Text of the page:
The Notre Dame football coach, Brian Kelly, has been the subject of controversy after he told reporters that his team would be “executing” opponents by running them over. After a reporter asked if this meant players were going to run over people in games, Kelly said he was joking and called the media “crazy.”

Brian Kelly, the head football coach of Notre Dame, is an excellent coach. He’s not a very funny guy.

The former Grand Valley State, Central Michigan, and Cincinnati coach attempted to make a joke in response to legendary college and NFL coach John McKay’s snappy retort, but he flubbed it royally. To make things worse, when pressed by the media, Kelly reacted badly, exacerbating his difficulties.

John McKay was a big-time coach with a larger personality.

John McKay was a very successful college coach who failed to replicate his success in the NFL. Despite his professional difficulties, he is a popular character due to his clever remarks.

From 1960 through 1975, McKay was the head coach of the USC Trojans. He had a 133-43-8 record in his half-decade at the Los Angeles school. The West Virginia native led his teams to three consecutive seasons of unbeaten play (1962, 1969, and 1972), winning the Rose Bowl each time. McKay won the “Granddaddy of The All” five times in all.

NFL Hall of Famers O.J. Simpson, Lynn Swan, and Ron Yary were among the 16 Consensus All Americans he coached. McKay’s USC teams were ranked No. 1 in the Associated Press poll three times (1962, 1967, and 1972), and he was named coach of the year in 1962 and 1972.

The expansion McKay was named the first coach in club history by the Tampa Bay Buccaneers. He coached the club for nine years, compiling a 44-88-1 record in the process. He made the playoffs three times, although the club finished 0-14 in his debut season.

While the precise date is lost to history, McKay gave the media his most famous remark, which Kelly attempted to recall, following one of his defeats. When asked what he thought of his team’s execution by a reporter afterward, McKay simply said, “I’m in support of it.”

According to Bleacher Report, additional McKay nuggets include, “We didn’t tackle well today, but we made up for it by not blocking,” and “Kickers are like horse dung.” They’re strewn around the place.”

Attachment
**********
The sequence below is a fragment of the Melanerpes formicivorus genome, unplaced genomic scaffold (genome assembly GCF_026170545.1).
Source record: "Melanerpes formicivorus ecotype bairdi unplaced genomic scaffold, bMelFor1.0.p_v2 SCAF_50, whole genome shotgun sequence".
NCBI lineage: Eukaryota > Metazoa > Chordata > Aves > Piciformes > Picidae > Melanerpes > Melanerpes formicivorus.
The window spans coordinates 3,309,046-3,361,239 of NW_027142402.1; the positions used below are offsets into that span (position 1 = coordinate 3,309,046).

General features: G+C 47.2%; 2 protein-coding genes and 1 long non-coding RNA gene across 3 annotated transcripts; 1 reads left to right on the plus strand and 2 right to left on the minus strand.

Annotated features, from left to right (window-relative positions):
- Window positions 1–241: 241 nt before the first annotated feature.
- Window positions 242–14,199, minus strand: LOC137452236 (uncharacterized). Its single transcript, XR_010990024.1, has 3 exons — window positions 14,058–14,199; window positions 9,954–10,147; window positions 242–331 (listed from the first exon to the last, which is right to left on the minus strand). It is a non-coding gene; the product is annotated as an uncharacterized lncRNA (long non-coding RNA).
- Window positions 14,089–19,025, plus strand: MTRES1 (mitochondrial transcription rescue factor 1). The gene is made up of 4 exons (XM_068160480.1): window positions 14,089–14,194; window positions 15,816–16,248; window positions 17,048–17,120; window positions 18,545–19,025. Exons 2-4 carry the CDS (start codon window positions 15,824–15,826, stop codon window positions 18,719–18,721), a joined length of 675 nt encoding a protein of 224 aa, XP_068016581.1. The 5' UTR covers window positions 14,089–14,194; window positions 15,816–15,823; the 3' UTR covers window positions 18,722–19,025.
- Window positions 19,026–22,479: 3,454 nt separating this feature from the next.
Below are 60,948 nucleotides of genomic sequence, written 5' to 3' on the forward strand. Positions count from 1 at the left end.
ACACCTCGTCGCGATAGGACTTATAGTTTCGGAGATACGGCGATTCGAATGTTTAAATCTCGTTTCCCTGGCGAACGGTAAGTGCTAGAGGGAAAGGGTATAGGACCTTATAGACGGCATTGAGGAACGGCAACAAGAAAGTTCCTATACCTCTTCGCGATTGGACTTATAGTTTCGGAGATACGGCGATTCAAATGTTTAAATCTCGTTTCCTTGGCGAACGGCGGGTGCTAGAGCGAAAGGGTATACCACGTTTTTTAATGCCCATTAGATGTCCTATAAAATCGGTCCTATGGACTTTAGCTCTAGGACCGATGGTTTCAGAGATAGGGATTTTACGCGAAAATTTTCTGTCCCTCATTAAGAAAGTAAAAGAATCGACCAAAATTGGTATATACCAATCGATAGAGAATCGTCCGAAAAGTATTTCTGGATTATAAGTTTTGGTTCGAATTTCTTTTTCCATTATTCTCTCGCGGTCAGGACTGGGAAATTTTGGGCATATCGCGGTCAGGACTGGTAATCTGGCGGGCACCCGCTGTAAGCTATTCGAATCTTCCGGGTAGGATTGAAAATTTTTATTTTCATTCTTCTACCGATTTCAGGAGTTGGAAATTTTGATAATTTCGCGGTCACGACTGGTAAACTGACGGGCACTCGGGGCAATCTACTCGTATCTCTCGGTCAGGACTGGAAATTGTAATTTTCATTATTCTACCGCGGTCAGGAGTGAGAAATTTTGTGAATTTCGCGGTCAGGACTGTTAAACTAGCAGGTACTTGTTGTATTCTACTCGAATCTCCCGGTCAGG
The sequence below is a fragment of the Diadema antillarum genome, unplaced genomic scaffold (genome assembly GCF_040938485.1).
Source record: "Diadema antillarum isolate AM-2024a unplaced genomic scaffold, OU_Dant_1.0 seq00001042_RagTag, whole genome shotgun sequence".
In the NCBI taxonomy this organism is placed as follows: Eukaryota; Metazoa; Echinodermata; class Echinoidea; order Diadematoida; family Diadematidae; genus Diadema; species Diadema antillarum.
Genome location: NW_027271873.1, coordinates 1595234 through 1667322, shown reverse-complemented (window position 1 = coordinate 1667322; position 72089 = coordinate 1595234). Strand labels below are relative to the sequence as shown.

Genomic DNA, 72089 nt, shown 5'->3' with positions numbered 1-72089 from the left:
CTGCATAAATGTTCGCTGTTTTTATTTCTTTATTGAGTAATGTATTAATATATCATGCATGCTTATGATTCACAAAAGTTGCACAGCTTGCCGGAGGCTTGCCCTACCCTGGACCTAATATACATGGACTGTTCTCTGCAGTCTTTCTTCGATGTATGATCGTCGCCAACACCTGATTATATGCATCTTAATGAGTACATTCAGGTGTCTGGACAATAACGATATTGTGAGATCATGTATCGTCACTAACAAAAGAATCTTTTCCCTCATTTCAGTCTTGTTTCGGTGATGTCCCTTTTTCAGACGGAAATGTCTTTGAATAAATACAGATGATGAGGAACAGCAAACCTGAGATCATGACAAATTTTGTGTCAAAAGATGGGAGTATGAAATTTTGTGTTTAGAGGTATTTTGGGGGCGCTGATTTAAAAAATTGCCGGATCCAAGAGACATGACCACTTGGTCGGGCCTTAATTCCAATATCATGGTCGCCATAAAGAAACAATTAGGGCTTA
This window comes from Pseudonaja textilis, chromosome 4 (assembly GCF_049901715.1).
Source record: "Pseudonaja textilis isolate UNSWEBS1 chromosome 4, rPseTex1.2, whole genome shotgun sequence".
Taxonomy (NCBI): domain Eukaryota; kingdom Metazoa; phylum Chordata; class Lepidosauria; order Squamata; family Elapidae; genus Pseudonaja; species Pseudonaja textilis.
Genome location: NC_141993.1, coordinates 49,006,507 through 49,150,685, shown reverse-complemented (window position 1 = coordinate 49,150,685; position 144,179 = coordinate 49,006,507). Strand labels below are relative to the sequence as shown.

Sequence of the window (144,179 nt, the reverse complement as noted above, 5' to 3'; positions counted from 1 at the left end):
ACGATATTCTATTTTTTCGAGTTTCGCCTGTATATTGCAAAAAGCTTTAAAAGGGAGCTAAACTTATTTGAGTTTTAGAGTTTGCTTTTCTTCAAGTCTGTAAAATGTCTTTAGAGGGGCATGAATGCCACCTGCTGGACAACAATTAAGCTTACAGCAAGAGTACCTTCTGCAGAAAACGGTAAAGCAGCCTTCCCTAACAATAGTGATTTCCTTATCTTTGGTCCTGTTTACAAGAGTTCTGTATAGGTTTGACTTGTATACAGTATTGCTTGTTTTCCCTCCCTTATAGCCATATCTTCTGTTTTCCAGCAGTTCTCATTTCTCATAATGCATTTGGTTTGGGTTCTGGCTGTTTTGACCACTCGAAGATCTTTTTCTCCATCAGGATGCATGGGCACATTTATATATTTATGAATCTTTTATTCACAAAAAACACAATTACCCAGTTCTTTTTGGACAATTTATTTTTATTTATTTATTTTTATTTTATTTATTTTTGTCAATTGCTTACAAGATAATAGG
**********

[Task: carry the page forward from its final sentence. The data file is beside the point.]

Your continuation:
According to Bleacher Report, additional McKay nuggets include, “We didn’t tackle well today, but we made up for it by not blocking,” and “Kickers are like horse dung.” They’re strewn around the place.”

Brian Kelly’s effort to imitate McKay’s phrase was a complete failure.

To begin the season, Brian Kelly’s No. 9 Notre Dame squad faced Florida State. At the conclusion of the third quarter, the Fighting Irish had built up an 18-point advantage, but the Seminoles stormed back. Kelly’s Irish escaped with a 41-38 overtime victory.

“What did you think of your team’s ability to resist Florida State’s remarkable comeback?” sideline reporter Katie George asked Kelly in the postgame interview.

It was a straightforward inquiry, and it wasn’t the best set-up for McKay’s famous remark. Kelly went ahead and did it anyhow, and that’s when the wheels began to come off. Kelly’s response, as relayed by ESPN, was as follows:

Execution is something I support. After tonight, our whole squad may need to be executed. We just did not execute properly.

Brian Kelly discusses his team’s performance against Florida State.

Kelly went on to praise Florida State’s perplexing two-quarterback scheme. He also said that he loves his 2021 squad, but that this close victory demonstrates that there is still a lot of work to be done.

The coach fought back as best he could, not mentioning the clumsy remark again until it was brought up in the postgame press conference. That’s when he began to truly sink.

Kelly chastised reporters for not being aware of the remark and not finding it amusing.

(From left to right) Brian Kelly and John McKay | Grant Halverson/Getty Images; Focus on Sport/Getty Images

Notre Dame’s close call against the Seminoles raised a lot of concerns about Kelly’s 2021 team. However, a reporter had to inquire about Brian Kelly’s clumsy effort at comedy.

“You mentioned something in your postgame interview after the game about executing your whole team,” a media member questioned during the postgame press conference. “Could you expand on that?”

The reporter had no choice but to ask the semi-ridiculous question. Kelly took the bait and went on a rant over his “funny” remark:

Oh, it’s a quotation from John McKay. I was just joking. It was all in good fun. Wasn’t it amusing?… I was talking about it and making a joke about it at the time. Why was it taken so seriously? Are you all insane? It’s a quote from John McKay, which he said after a game. I was making a joke out of one of his previous statements. I suppose no one wants to be amusing these days. So, if you want to go all out on it, please do so.

On Brian Kelly’s “joke”

Brian Kelly, hopefully, has learned two important lessons as a result of this event. The first is that, in this day and age, you must think before you speak, and jokes from the 1970s may no longer be as amusing as they once were.

The second lesson is that nothing is funnier than a joke that you have to explain.

Pro Football Reference and Sports Reference provided all stats.

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